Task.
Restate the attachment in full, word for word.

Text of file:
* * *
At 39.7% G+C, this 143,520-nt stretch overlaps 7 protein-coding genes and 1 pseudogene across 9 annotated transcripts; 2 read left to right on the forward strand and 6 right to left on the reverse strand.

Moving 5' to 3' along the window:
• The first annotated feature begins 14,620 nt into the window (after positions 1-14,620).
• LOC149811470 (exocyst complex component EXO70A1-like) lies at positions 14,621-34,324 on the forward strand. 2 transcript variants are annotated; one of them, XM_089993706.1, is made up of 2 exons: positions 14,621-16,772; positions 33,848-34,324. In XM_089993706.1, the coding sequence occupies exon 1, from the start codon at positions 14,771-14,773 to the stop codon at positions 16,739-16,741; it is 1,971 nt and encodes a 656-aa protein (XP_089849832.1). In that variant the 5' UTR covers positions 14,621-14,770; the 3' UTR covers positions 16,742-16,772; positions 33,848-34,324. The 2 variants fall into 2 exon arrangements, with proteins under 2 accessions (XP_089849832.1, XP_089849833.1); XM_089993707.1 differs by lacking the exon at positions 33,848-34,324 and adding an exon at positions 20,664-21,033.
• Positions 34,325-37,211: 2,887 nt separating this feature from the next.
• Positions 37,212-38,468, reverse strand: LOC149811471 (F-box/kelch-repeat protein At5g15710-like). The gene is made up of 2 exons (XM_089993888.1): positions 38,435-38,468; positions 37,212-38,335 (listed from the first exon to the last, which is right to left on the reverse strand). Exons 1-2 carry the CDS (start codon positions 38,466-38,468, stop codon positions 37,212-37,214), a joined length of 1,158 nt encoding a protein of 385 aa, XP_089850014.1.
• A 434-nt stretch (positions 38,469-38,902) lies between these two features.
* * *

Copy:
At 39.7% G+C, this 143,520-nt stretch overlaps 7 protein-coding genes and 1 pseudogene across 9 annotated transcripts; 2 read left to right on the forward strand and 6 right to left on the reverse strand.

Moving 5' to 3' along the window:
• The first annotated feature begins 14,620 nt into the window (after positions 1-14,620).
• LOC149811470 (exocyst complex component EXO70A1-like) lies at positions 14,621-34,324 on the forward strand. 2 transcript variants are annotated; one of them, XM_089993706.1, is made up of 2 exons: positions 14,621-16,772; positions 33,848-34,324. In XM_089993706.1, the coding sequence occupies exon 1, from the start codon at positions 14,771-14,773 to the stop codon at positions 16,739-16,741; it is 1,971 nt and encodes a 656-aa protein (XP_089849832.1). In that variant the 5' UTR covers positions 14,621-14,770; the 3' UTR covers positions 16,742-16,772; positions 33,848-34,324. The 2 variants fall into 2 exon arrangements, with proteins under 2 accessions (XP_089849832.1, XP_089849833.1); XM_089993707.1 differs by lacking the exon at positions 33,848-34,324 and adding an exon at positions 20,664-21,033.
• Positions 34,325-37,211: 2,887 nt separating this feature from the next.
• Positions 37,212-38,468, reverse strand: LOC149811471 (F-box/kelch-repeat protein At5g15710-like). The gene is made up of 2 exons (XM_089993888.1): positions 38,435-38,468; positions 37,212-38,335 (listed from the first exon to the last, which is right to left on the reverse strand). Exons 1-2 carry the CDS (start codon positions 38,466-38,468, stop codon positions 37,212-37,214), a joined length of 1,158 nt encoding a protein of 385 aa, XP_089850014.1.
• A 434-nt stretch (positions 38,469-38,902) lies between these two features.